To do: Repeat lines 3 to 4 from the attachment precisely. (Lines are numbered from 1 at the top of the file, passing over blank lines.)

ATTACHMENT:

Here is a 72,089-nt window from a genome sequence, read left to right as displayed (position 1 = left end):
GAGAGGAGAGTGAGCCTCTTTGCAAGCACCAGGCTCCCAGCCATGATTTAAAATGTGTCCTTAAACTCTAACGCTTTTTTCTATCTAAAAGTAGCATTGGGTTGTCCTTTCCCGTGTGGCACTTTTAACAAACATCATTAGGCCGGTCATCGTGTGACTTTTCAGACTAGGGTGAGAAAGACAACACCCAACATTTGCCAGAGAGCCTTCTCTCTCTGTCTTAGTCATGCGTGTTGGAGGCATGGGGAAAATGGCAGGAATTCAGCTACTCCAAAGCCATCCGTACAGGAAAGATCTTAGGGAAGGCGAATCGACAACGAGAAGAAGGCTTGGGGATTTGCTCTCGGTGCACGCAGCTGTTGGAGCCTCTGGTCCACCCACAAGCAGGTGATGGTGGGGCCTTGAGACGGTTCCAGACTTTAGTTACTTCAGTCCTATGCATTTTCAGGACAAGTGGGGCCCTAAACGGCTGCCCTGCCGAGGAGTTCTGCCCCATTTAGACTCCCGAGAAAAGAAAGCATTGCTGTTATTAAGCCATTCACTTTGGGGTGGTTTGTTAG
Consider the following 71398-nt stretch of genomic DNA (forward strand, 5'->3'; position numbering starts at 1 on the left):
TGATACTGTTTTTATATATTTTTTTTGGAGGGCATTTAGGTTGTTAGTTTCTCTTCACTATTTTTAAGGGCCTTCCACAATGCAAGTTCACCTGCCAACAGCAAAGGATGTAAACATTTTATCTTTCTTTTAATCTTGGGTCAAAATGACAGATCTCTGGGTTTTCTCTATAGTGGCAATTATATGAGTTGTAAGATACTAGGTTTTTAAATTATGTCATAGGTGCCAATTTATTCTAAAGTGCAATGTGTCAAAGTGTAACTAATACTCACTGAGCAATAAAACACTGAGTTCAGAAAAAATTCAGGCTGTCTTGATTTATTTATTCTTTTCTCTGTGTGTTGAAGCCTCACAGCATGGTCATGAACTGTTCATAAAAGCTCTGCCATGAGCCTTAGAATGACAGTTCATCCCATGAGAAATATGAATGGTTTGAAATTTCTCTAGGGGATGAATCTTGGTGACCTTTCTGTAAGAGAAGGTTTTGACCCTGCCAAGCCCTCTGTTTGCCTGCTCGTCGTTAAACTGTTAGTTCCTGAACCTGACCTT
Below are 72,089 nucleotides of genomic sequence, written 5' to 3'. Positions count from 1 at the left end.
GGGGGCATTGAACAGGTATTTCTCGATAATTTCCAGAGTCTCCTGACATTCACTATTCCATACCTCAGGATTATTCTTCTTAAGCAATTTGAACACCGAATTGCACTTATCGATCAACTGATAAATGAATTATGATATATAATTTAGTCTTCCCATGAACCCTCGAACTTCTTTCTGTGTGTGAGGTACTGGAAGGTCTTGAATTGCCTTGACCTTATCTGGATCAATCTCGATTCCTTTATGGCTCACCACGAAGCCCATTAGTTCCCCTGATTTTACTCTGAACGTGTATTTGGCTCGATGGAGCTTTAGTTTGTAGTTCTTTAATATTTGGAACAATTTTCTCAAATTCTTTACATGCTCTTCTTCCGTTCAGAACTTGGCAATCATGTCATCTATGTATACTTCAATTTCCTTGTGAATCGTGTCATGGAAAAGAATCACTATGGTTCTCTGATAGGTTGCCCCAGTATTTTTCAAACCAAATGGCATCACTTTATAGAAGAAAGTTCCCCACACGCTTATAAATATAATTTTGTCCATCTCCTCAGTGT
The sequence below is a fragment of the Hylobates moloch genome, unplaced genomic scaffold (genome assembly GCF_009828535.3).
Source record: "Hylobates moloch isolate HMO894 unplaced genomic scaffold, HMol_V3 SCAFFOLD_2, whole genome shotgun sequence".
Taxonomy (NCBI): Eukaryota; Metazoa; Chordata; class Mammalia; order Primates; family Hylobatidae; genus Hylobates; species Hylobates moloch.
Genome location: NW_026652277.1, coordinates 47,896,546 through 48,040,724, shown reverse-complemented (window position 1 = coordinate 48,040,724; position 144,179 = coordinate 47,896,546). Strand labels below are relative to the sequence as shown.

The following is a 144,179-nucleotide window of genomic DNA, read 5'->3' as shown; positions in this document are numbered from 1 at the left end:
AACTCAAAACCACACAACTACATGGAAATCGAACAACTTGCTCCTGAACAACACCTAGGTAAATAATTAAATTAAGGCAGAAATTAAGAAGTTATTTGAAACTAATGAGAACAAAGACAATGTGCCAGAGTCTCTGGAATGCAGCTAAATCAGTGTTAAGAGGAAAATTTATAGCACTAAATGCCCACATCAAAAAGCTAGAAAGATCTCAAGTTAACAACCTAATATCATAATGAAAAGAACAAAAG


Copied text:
Consider the following 71398-nt stretch of genomic DNA (forward strand, 5'->3'; position numbering starts at 1 on the left):
TGATACTGTTTTTATATATTTTTTTTGGAGGGCATTTAGGTTGTTAGTTTCTCTTCACTATTTTTAAGGGCCTTCCACAATGCAAGTTCACCTGCCAACAGCAAAGGATGTAAACATTTTATCTTTCTTTTAATCTTGGGTCAAAATGACAGATCTCTGGGTTTTCTCTATAGTGGCAATTATATGAGTTGTAAGATACTAGGTTTTTAAATTATGTCATAGGTGCCAATTTATTCTAAAGTGCAATGTGTCAAAGTGTAACTAATACTCACTGAGCAATAAAACACTGAGTTCAGAAAAAATTCAGGCTGTCTTGATTTATTTATTCTTTTCTCTGTGTGTTGAAGCCTCACAGCATGGTCATGAACTGTTCATAAAAGCTCTGCCATGAGCCTTAGAATGACAGTTCATCCCATGAGAAATATGAATGGTTTGAAATTTCTCTAGGGGATGAATCTTGGTGACCTTTCTGTAAGAGAAGGTTTTGACCCTGCCAAGCCCTCTGTTTGCCTGCTCGTCGTTAAACTGTTAGTTCCTGAACCTGACCTT